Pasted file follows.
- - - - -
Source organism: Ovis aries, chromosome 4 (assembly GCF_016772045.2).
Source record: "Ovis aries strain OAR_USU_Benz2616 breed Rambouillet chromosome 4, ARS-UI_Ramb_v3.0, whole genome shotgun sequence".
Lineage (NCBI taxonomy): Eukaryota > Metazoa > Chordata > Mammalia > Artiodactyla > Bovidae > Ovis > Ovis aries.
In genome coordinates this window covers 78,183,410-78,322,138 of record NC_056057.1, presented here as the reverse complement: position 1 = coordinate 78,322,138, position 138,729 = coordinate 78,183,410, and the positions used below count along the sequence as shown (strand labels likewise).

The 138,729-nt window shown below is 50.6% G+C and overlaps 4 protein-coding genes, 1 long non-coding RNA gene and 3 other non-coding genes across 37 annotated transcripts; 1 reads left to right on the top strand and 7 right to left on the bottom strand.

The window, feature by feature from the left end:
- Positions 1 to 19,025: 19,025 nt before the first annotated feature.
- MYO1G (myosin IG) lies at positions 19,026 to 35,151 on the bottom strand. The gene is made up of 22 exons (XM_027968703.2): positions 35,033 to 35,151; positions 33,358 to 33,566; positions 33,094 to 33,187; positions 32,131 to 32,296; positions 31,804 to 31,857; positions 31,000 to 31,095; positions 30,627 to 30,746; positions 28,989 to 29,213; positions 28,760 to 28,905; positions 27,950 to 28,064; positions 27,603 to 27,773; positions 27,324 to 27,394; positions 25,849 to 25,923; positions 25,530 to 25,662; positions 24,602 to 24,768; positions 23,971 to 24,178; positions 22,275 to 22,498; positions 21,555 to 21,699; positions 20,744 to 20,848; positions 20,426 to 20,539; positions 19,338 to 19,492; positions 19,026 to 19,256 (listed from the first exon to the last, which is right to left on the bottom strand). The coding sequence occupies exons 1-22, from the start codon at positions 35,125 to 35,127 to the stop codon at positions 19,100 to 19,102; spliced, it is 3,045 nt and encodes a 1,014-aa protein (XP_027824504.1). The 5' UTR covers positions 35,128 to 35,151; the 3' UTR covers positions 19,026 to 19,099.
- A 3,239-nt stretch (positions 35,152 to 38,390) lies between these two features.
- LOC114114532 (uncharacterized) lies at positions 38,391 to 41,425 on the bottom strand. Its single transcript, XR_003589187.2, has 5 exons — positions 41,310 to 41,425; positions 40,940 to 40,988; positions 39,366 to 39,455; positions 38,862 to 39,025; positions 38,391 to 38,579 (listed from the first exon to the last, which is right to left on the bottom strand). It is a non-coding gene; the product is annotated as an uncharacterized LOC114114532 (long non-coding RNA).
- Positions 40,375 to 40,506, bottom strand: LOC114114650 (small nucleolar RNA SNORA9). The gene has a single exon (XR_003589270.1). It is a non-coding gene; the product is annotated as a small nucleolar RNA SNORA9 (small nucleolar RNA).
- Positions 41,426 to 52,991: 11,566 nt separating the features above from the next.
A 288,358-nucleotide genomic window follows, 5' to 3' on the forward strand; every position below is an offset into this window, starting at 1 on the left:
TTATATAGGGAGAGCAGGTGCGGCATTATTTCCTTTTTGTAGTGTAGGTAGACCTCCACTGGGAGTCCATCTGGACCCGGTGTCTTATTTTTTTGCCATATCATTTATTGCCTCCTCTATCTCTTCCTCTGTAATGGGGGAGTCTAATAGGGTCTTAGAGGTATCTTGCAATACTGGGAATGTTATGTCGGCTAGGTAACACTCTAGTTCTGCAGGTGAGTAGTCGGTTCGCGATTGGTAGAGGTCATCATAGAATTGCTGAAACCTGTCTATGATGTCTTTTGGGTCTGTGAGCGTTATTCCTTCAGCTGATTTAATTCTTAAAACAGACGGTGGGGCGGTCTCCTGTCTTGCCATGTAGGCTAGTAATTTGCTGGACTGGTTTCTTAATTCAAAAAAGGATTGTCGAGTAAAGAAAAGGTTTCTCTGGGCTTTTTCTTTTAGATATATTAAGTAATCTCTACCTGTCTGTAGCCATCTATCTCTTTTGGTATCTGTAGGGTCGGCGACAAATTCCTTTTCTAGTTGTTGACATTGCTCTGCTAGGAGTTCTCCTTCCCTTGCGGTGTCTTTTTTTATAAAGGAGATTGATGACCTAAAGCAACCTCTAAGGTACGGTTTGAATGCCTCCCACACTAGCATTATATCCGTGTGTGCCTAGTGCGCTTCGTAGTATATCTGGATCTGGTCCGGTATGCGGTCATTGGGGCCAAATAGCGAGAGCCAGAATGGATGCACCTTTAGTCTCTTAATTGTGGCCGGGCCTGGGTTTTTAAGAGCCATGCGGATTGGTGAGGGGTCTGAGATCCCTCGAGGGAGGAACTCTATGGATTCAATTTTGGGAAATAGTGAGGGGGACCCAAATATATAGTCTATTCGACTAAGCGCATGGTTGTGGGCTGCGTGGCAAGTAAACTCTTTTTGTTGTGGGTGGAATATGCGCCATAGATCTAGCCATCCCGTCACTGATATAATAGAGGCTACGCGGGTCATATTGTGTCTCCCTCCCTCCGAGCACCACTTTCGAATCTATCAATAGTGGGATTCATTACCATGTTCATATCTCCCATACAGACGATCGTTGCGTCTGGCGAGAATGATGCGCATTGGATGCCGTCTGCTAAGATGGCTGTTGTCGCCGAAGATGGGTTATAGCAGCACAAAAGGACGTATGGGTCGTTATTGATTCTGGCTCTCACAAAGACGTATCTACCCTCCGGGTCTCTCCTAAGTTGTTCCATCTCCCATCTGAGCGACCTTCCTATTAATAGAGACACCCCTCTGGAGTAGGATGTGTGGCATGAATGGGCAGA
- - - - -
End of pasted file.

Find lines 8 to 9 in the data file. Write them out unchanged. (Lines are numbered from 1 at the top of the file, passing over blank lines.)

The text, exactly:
- MYO1G (myosin IG) lies at positions 19,026 to 35,151 on the bottom strand. The gene is made up of 22 exons (XM_027968703.2): positions 35,033 to 35,151; positions 33,358 to 33,566; positions 33,094 to 33,187; positions 32,131 to 32,296; positions 31,804 to 31,857; positions 31,000 to 31,095; positions 30,627 to 30,746; positions 28,989 to 29,213; positions 28,760 to 28,905; positions 27,950 to 28,064; positions 27,603 to 27,773; positions 27,324 to 27,394; positions 25,849 to 25,923; positions 25,530 to 25,662; positions 24,602 to 24,768; positions 23,971 to 24,178; positions 22,275 to 22,498; positions 21,555 to 21,699; positions 20,744 to 20,848; positions 20,426 to 20,539; positions 19,338 to 19,492; positions 19,026 to 19,256 (listed from the first exon to the last, which is right to left on the bottom strand). The coding sequence occupies exons 1-22, from the start codon at positions 35,125 to 35,127 to the stop codon at positions 19,100 to 19,102; spliced, it is 3,045 nt and encodes a 1,014-aa protein (XP_027824504.1). The 5' UTR covers positions 35,128 to 35,151; the 3' UTR covers positions 19,026 to 19,099.
- A 3,239-nt stretch (positions 35,152 to 38,390) lies between these two features.